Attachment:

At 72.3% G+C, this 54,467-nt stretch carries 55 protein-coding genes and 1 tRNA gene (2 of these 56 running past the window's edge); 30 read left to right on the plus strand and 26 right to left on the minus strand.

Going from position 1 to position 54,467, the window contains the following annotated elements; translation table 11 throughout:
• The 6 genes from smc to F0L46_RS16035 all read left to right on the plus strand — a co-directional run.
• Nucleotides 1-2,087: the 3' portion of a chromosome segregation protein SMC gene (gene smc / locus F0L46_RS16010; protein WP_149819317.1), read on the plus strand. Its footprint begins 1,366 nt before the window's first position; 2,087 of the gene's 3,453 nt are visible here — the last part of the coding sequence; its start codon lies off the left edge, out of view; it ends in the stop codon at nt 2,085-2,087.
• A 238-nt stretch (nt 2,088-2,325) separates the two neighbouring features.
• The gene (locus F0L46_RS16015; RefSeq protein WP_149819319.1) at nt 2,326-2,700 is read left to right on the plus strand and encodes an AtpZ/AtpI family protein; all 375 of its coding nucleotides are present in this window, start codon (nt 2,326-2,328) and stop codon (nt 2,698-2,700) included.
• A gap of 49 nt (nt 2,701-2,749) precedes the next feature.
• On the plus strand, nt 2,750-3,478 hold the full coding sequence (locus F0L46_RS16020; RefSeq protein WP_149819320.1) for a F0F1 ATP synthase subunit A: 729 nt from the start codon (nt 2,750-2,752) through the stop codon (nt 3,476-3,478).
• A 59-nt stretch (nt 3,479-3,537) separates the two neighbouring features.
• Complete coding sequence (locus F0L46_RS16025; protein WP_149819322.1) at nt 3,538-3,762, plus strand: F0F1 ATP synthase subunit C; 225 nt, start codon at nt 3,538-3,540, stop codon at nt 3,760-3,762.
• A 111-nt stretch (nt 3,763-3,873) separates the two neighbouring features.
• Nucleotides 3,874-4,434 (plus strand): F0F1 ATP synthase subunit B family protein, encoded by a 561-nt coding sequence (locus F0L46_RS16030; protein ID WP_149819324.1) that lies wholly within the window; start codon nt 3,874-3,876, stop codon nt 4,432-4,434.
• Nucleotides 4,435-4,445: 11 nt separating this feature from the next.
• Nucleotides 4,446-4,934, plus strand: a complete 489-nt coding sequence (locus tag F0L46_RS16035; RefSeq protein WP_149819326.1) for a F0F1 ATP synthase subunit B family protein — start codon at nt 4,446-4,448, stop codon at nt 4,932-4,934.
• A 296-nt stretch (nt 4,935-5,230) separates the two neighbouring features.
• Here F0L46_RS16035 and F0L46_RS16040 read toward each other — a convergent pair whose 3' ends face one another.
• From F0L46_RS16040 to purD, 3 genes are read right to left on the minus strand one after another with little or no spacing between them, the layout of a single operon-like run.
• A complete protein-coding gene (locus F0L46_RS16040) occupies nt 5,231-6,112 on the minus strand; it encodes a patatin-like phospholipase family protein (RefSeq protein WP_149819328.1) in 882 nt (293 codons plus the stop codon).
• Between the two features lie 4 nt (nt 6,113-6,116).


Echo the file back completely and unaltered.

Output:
At 72.3% G+C, this 54,467-nt stretch carries 55 protein-coding genes and 1 tRNA gene (2 of these 56 running past the window's edge); 30 read left to right on the plus strand and 26 right to left on the minus strand.

Going from position 1 to position 54,467, the window contains the following annotated elements; translation table 11 throughout:
• The 6 genes from smc to F0L46_RS16035 all read left to right on the plus strand — a co-directional run.
• Nucleotides 1-2,087: the 3' portion of a chromosome segregation protein SMC gene (gene smc / locus F0L46_RS16010; protein WP_149819317.1), read on the plus strand. Its footprint begins 1,366 nt before the window's first position; 2,087 of the gene's 3,453 nt are visible here — the last part of the coding sequence; its start codon lies off the left edge, out of view; it ends in the stop codon at nt 2,085-2,087.
• A 238-nt stretch (nt 2,088-2,325) separates the two neighbouring features.
• The gene (locus F0L46_RS16015; RefSeq protein WP_149819319.1) at nt 2,326-2,700 is read left to right on the plus strand and encodes an AtpZ/AtpI family protein; all 375 of its coding nucleotides are present in this window, start codon (nt 2,326-2,328) and stop codon (nt 2,698-2,700) included.
• A gap of 49 nt (nt 2,701-2,749) precedes the next feature.
• On the plus strand, nt 2,750-3,478 hold the full coding sequence (locus F0L46_RS16020; RefSeq protein WP_149819320.1) for a F0F1 ATP synthase subunit A: 729 nt from the start codon (nt 2,750-2,752) through the stop codon (nt 3,476-3,478).
• A 59-nt stretch (nt 3,479-3,537) separates the two neighbouring features.
• Complete coding sequence (locus F0L46_RS16025; protein WP_149819322.1) at nt 3,538-3,762, plus strand: F0F1 ATP synthase subunit C; 225 nt, start codon at nt 3,538-3,540, stop codon at nt 3,760-3,762.
• A 111-nt stretch (nt 3,763-3,873) separates the two neighbouring features.
• Nucleotides 3,874-4,434 (plus strand): F0F1 ATP synthase subunit B family protein, encoded by a 561-nt coding sequence (locus F0L46_RS16030; protein ID WP_149819324.1) that lies wholly within the window; start codon nt 3,874-3,876, stop codon nt 4,432-4,434.
• Nucleotides 4,435-4,445: 11 nt separating this feature from the next.
• Nucleotides 4,446-4,934, plus strand: a complete 489-nt coding sequence (locus tag F0L46_RS16035; RefSeq protein WP_149819326.1) for a F0F1 ATP synthase subunit B family protein — start codon at nt 4,446-4,448, stop codon at nt 4,932-4,934.
• A 296-nt stretch (nt 4,935-5,230) separates the two neighbouring features.
• Here F0L46_RS16035 and F0L46_RS16040 read toward each other — a convergent pair whose 3' ends face one another.
• From F0L46_RS16040 to purD, 3 genes are read right to left on the minus strand one after another with little or no spacing between them, the layout of a single operon-like run.
• A complete protein-coding gene (locus F0L46_RS16040) occupies nt 5,231-6,112 on the minus strand; it encodes a patatin-like phospholipase family protein (RefSeq protein WP_149819328.1) in 882 nt (293 codons plus the stop codon).
• Between the two features lie 4 nt (nt 6,113-6,116).